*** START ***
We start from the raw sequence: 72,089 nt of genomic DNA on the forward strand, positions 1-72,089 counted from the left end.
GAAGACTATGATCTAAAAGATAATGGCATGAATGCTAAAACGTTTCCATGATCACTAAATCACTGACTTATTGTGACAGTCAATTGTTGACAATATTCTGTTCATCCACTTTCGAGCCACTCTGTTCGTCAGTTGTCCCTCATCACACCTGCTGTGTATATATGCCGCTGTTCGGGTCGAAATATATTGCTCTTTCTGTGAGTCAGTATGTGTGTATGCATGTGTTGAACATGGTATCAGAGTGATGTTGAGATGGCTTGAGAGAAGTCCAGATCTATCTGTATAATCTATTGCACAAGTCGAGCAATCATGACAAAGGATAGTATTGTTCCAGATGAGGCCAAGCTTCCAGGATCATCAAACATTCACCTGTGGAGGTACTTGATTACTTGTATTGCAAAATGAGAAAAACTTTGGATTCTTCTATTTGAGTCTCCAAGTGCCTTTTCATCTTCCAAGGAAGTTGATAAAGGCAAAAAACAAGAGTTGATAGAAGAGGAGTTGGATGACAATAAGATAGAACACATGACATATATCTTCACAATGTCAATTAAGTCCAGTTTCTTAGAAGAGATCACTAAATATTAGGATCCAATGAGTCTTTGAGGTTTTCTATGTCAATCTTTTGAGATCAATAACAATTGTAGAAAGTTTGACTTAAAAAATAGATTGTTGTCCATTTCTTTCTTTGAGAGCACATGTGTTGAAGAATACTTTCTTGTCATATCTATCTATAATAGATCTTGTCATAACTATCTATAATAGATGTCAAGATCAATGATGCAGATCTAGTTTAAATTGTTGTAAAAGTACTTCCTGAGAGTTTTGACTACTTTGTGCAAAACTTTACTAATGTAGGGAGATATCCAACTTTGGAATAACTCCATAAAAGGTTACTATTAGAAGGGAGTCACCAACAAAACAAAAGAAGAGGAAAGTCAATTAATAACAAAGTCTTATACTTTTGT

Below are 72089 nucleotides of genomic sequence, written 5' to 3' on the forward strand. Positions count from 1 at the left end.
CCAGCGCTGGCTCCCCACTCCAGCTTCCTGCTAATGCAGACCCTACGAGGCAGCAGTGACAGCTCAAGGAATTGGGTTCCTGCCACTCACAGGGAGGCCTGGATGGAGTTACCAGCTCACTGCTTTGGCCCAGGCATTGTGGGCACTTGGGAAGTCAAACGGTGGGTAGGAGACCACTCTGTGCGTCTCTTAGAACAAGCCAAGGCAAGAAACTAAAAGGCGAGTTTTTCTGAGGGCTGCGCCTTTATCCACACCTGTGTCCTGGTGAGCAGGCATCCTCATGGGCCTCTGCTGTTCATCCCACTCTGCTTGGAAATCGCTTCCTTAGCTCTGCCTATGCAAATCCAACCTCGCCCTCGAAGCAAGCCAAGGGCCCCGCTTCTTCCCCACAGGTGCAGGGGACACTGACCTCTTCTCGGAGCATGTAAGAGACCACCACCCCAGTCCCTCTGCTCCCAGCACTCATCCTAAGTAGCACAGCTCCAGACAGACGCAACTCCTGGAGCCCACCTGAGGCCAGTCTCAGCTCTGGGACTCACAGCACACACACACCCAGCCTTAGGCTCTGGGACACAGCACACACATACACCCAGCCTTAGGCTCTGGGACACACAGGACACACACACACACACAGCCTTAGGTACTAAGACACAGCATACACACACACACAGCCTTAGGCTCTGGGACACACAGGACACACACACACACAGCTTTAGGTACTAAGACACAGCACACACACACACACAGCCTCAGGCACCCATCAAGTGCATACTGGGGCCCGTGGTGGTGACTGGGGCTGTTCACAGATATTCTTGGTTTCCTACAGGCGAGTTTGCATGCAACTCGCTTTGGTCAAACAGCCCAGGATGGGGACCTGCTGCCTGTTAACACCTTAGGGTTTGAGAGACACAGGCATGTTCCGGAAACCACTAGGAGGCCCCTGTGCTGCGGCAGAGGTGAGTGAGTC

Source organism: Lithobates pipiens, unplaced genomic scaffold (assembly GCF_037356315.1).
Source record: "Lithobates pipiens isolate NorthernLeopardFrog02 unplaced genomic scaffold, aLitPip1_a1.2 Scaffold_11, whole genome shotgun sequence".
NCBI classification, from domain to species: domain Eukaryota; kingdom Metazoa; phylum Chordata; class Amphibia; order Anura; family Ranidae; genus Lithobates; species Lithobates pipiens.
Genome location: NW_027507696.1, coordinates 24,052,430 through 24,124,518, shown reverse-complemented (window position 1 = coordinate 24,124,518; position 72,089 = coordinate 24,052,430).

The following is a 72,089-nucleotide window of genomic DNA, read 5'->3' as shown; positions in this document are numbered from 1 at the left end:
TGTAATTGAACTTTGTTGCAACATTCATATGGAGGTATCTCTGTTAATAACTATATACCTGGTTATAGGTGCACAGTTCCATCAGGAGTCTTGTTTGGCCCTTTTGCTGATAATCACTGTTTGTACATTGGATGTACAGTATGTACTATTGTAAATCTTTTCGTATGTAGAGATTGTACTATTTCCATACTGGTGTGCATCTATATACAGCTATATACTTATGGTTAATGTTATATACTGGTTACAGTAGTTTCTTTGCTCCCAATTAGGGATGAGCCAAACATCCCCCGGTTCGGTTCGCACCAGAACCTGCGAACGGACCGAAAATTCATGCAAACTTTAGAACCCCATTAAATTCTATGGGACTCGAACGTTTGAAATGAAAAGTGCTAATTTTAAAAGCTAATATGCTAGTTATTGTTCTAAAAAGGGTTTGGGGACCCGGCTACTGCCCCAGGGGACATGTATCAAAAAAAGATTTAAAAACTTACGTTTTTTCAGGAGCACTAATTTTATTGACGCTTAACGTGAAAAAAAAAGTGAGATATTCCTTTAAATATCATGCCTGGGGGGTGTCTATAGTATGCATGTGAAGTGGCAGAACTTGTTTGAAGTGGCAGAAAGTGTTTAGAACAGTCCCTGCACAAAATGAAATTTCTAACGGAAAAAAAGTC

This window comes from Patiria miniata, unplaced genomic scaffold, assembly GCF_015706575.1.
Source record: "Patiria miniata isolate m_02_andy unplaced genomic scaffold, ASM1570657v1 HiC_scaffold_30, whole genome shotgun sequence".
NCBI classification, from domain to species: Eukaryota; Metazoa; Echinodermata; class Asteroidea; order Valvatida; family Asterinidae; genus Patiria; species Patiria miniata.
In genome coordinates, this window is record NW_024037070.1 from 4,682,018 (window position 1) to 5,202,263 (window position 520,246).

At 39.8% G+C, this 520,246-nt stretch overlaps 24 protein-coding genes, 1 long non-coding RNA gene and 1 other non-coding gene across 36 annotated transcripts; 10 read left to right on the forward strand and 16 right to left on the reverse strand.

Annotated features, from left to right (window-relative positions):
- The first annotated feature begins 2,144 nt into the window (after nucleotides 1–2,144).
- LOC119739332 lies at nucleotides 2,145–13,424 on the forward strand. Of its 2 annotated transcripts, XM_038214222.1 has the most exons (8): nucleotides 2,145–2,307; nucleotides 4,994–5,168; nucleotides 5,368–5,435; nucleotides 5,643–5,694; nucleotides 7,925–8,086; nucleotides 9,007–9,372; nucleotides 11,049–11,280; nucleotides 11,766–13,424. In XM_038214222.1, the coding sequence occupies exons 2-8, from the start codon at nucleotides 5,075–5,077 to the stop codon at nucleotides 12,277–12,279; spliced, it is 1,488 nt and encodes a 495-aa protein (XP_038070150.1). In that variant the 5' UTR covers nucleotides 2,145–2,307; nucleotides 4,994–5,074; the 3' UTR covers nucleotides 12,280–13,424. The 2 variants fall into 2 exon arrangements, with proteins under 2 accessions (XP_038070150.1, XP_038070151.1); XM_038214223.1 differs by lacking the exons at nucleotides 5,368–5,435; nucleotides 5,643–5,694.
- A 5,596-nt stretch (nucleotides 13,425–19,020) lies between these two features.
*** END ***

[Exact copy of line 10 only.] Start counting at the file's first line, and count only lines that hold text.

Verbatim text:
TGTAATTGAACTTTGTTGCAACATTCATATGGAGGTATCTCTGTTAATAACTATATACCTGGTTATAGGTGCACAGTTCCATCAGGAGTCTTGTTTGGCCCTTTTGCTGATAATCACTGTTTGTACATTGGATGTACAGTATGTACTATTGTAAATCTTTTCGTATGTAGAGATTGTACTATTTCCATACTGGTGTGCATCTATATACAGCTATATACTTATGGTTAATGTTATATACTGGTTACAGTAGTTTCTTTGCTCCCAATTAGGGATGAGCCAAACATCCCCCGGTTCGGTTCGCACCAGAACCTGCGAACGGACCGAAAATTCATGCAAACTTTAGAACCCCATTAAATTCTATGGGACTCGAACGTTTGAAATGAAAAGTGCTAATTTTAAAAGCTAATATGCTAGTTATTGTTCTAAAAAGGGTTTGGGGACCCGGCTACTGCCCCAGGGGACATGTATCAAAAAAAGATTTAAAAACTTACGTTTTTTCAGGAGCACTAATTTTATTGACGCTTAACGTGAAAAAAAAAGTGAGATATTCCTTTAAATATCATGCCTGGGGGGTGTCTATAGTATGCATGTGAAGTGGCAGAACTTGTTTGAAGTGGCAGAAAGTGTTTAGAACAGTCCCTGCACAAAATGAAATTTCTAACGGAAAAAAAGTC